I have not completely understood this system and give conclusions as far as I have got. The main space that gives three stationary points is that on the right part of this fig between the two curves - as q goes to infinity the bottom curve goes to 0 and the top curve goes to the R=0.638 you mentioned. I do not know a way to calculate this number mathematically and think it must have been calculated numerically, but id does correspond to something rational. I did manage to put mathematically a limit for R not be greater than for three sp's: 1/√2 = 0.707 which is not ridiculously far. The bottom curve on the right is the xy=4 we mentioned. I did also mention that this was an approximation; a more accurate curve is the outside curve on the left which is quite near the xy=4 curve, and as you see the difference on the right is insignificant.

The curves cross twice. I think there is a very thin sliver of conditions - the thin crescent between the curves, where there are three s.p.s too but this is no doubt of no practical significance. I think in all the rest of the space there is only one s.p.

Perhaps someone else could treat it better. You do however in biomath often just cobble rough and ready treatments together. It gives qualitative insights and also helps find parameter ranges for the interesting behaviours instead of exploring enormous spaces with computer to find them.
What were your plots in mathematica to generate that graph? I would like to replicate it.

Thanks.

epenguin
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What were your plots in mathematica to generate that graph? I would like to replicate it.

Thanks.
I think the forum rules and ethos rightly don't let me give you the formulae, at least without having seen more effort on your part. However one we already have.

You need first to work out a way to for how would you get that R = 0.638?

Nothing fancy. Crude. Just with graphs and a ruler for instance.

I think the forum rules and ethos rightly don't let me give you the formulae, at least without having seen more effort on your part. However one we already have.

You need first to work out a way to for how would you get that R = 0.638?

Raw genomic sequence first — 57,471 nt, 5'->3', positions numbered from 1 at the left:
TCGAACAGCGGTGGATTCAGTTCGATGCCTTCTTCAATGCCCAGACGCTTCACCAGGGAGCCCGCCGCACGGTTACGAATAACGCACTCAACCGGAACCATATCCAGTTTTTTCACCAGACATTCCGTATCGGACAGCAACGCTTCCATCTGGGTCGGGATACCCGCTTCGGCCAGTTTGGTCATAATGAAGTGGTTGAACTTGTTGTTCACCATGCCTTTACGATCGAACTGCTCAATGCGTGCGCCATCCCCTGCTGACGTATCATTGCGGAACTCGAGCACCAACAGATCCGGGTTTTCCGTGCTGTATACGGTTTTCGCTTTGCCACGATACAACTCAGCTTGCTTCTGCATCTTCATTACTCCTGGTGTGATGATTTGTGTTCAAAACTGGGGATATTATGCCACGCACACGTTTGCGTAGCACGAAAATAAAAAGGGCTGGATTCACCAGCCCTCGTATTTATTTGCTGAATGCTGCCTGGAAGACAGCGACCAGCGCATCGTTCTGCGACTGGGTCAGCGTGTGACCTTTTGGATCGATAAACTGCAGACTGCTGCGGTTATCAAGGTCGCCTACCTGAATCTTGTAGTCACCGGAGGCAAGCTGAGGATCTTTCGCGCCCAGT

Nothing fancy. Crude. Just with graphs and a ruler for instance.
I have said before I don't know how to parametrize the curve to obtain the r-q space. So I don't know how you think I will be able to do that now.

epenguin
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You have given a fig. where there are three steady states. As you vary R and q in what ways does that fig. change? What situations does transition from 3 to 1 look like diagramatically? What conditions could you say will surely give you 1 only even if they are not the exact transition?

You have given a fig. where there are three steady states. As you vary R and q in what ways does that fig. change? What situations does transition from 3 to 1 look like diagramatically? What conditions could you say will surely give you 1 only even if they are not the exact transition?
How can it ever have 1 steady state? It should have 2 since the parabola opens down. By increasing r >= 2.5 and q >= 2.5, there will only be 2 steady states.

epenguin
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We should agree we are talking about nonzero steady states. It always has a steady sate at U = 0. This is always unstable here.

Play around, sketch figs like the one you gave or do them on computer, you can very easily get one such steady state.

By increasing r >= 2.5 and q >= 2.5, there will only be 2 steady states.
I have this.

epenguin
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I have this.
I couldn't say offhand but look to see what are the trends as you increase or decrease R and q for getting one or other type.

For low values of r,q the parabola is below the other function crossing near zero and for r,q>=2.5 the parabola is above the other function crossing only once.

epenguin
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What happens when they are large? What happens when one is large and the other varied from 0 to large? What are the situations of change from one to the other?